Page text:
"Yes?" When Giada didn't immediately speak, Elspeth turned her gaze to her. Giada was stretched out on the ledge, hands folded under her chin, worrying her bottom lip between her teeth. Elspeth had felt that level of uncertainty before and placed her palm lightly between the teen's shoulders to offer some consolation. Giada continued to stare beyond the hazy skyline of New Capenna.

"I'm scared."

"What are you scared about?" Elspeth could think of several thousand reasons for Giada to be scared. But she wanted to hear which one of them weighed on her small shoulders.

"What if I'm not enough?"

"Enough of what?" Elspeth gently prodded.

"What if I can't help New Capenna? Can my magic really be enough? What happens if—when—it runs out?" Giada shook her head. "I don't know how much more I have to give, and I don't really know if it'll make a difference if I try. This city is so . . . broken."

The words came out as a rush of air. As though, somewhere within Giada, a dam broke and these questions that had been slowly eating her from the inside now found a free moment for release. Elspeth listened intently to her companion's heartbreaking inquiries. Each question colored one of their past interactions in a new light—tainted it with a shade of fear that Elspeth had seen in Giada but had never understood until this moment.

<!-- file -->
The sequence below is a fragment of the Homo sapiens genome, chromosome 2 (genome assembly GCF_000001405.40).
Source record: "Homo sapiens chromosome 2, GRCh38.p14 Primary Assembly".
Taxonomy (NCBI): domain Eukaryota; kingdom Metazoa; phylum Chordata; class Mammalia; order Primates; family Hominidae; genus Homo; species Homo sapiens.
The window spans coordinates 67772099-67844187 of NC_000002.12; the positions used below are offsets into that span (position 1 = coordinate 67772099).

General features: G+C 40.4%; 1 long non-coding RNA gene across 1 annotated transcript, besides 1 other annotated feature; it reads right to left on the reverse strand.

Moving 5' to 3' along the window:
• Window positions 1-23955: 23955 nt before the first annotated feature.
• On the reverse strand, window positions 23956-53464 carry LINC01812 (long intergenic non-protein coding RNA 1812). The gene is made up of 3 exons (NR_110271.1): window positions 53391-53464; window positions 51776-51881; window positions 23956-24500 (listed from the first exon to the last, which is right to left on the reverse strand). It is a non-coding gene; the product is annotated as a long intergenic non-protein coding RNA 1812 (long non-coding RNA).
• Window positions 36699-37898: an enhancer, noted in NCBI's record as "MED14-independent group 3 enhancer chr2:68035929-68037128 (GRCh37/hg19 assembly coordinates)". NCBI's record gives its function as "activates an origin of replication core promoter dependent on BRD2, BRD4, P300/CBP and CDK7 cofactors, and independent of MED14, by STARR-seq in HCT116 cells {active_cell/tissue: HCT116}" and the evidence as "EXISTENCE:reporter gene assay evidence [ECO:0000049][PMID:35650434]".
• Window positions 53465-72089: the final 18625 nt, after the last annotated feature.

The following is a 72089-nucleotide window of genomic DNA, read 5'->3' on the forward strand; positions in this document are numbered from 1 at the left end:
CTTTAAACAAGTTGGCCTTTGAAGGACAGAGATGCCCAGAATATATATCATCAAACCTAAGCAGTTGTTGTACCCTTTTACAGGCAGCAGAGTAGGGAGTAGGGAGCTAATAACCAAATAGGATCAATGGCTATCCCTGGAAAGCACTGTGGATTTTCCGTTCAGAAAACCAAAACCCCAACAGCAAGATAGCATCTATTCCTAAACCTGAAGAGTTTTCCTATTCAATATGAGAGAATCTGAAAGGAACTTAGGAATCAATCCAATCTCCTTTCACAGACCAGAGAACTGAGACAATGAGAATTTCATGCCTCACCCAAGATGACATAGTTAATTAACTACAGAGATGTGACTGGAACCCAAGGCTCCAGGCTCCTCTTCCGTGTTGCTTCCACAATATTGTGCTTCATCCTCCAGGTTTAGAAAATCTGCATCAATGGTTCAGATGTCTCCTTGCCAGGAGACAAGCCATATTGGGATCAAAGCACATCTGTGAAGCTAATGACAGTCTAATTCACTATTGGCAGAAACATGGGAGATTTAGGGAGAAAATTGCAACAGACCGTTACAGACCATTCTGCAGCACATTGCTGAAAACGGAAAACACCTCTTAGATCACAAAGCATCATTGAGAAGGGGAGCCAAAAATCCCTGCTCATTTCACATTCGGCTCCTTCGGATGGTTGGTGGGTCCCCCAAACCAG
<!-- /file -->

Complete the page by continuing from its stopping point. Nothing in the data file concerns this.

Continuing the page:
So much had been placed on Giada's shoulders, without giving her autonomy or credit. The Cabaretti, the families, the Adversary, all saw her as a solution to their problems, a tool. They would wring her dry for their cheap solution to the dwindling Halo supply until there was no more blood in her veins, marrow in her bones, or magic in her soul, and they would do it without a second thought for her well-being.